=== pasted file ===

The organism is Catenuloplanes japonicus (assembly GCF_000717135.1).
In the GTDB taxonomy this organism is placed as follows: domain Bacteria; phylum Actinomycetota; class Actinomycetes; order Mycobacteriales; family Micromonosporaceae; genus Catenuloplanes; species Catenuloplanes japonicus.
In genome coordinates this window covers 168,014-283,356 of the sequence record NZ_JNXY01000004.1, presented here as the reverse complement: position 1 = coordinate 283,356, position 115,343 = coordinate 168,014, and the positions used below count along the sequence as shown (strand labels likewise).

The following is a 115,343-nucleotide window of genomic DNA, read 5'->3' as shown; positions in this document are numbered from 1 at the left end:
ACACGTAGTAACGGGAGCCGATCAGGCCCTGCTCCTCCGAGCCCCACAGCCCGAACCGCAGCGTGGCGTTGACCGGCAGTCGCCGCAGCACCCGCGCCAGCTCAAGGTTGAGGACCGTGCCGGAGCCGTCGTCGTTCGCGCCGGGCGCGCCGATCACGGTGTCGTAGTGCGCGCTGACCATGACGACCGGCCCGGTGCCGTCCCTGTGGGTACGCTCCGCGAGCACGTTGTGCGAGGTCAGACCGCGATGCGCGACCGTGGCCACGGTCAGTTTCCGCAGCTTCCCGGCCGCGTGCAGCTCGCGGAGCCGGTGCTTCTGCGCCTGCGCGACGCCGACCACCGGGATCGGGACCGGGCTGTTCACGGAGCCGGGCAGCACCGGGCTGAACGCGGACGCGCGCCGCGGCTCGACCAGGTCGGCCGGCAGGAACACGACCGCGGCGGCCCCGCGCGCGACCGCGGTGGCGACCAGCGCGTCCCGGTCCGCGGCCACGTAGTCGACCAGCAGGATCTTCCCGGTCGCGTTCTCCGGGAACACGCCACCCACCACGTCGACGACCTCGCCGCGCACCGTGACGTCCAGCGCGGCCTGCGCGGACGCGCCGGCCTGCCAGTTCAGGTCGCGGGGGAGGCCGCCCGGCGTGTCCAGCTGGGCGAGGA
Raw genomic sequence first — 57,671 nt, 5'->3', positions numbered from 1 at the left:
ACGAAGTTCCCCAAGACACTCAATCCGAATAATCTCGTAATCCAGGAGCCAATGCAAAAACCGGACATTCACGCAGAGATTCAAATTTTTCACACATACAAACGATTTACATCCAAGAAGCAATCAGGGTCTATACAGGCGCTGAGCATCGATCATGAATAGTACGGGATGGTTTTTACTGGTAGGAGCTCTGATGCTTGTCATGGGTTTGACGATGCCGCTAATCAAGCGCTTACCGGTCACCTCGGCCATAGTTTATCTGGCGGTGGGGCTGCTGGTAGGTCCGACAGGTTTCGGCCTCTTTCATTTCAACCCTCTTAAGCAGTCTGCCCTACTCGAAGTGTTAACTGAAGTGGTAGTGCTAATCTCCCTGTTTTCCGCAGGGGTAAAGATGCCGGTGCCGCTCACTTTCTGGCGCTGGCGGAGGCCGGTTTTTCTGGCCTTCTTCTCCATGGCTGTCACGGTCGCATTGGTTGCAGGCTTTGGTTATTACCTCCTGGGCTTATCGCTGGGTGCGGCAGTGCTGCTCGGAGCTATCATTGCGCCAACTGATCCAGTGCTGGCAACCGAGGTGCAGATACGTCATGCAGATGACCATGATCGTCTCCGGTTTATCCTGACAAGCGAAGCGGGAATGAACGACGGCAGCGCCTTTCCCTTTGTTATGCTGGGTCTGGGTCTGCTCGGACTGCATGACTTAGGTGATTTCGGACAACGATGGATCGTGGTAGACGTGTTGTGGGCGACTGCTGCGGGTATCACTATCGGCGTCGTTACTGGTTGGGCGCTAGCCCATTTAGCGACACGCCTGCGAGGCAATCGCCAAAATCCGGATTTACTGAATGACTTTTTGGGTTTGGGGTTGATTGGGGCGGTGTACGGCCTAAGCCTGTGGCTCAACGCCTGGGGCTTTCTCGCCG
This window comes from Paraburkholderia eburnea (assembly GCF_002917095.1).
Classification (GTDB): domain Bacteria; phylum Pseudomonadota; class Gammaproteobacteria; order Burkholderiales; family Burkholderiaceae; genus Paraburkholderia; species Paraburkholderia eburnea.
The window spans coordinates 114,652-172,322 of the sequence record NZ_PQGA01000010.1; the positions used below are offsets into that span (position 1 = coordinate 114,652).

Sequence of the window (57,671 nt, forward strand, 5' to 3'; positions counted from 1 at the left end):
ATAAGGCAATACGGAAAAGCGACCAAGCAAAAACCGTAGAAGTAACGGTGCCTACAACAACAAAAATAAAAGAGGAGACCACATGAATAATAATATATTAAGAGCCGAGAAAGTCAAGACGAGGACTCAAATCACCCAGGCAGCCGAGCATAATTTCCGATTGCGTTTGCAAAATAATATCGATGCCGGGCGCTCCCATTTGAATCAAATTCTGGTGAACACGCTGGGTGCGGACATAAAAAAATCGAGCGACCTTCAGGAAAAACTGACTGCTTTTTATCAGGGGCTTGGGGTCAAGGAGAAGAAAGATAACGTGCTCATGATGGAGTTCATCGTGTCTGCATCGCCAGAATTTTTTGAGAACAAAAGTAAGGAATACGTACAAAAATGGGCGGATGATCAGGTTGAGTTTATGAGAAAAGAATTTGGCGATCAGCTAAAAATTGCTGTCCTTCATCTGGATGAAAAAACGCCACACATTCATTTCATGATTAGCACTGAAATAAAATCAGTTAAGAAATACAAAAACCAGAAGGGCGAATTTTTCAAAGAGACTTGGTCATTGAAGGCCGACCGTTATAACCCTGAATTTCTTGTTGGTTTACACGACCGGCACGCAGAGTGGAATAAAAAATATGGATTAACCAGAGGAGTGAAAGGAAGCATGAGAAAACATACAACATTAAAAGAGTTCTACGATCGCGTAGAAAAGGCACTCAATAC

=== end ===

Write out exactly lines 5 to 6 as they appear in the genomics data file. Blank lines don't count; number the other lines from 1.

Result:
ACACGTAGTAACGGGAGCCGATCAGGCCCTGCTCCTCCGAGCCCCACAGCCCGAACCGCAGCGTGGCGTTGACCGGCAGTCGCCGCAGCACCCGCGCCAGCTCAAGGTTGAGGACCGTGCCGGAGCCGTCGTCGTTCGCGCCGGGCGCGCCGATCACGGTGTCGTAGTGCGCGCTGACCATGACGACCGGCCCGGTGCCGTCCCTGTGGGTACGCTCCGCGAGCACGTTGTGCGAGGTCAGACCGCGATGCGCGACCGTGGCCACGGTCAGTTTCCGCAGCTTCCCGGCCGCGTGCAGCTCGCGGAGCCGGTGCTTCTGCGCCTGCGCGACGCCGACCACCGGGATCGGGACCGGGCTGTTCACGGAGCCGGGCAGCACCGGGCTGAACGCGGACGCGCGCCGCGGCTCGACCAGGTCGGCCGGCAGGAACACGACCGCGGCGGCCCCGCGCGCGACCGCGGTGGCGACCAGCGCGTCCCGGTCCGCGGCCACGTAGTCGACCAGCAGGATCTTCCCGGTCGCGTTCTCCGGGAACACGCCACCCACCACGTCGACGACCTCGCCGCGCACCGTGACGTCCAGCGCGGCCTGCGCGGACGCGCCGGCCTGCCAGTTCAGGTCGCGGGGGAGGCCGCCCGGCGTGTCCAGCTGGGCGAGGA
Raw genomic sequence first — 57,671 nt, 5'->3', positions numbered from 1 at the left: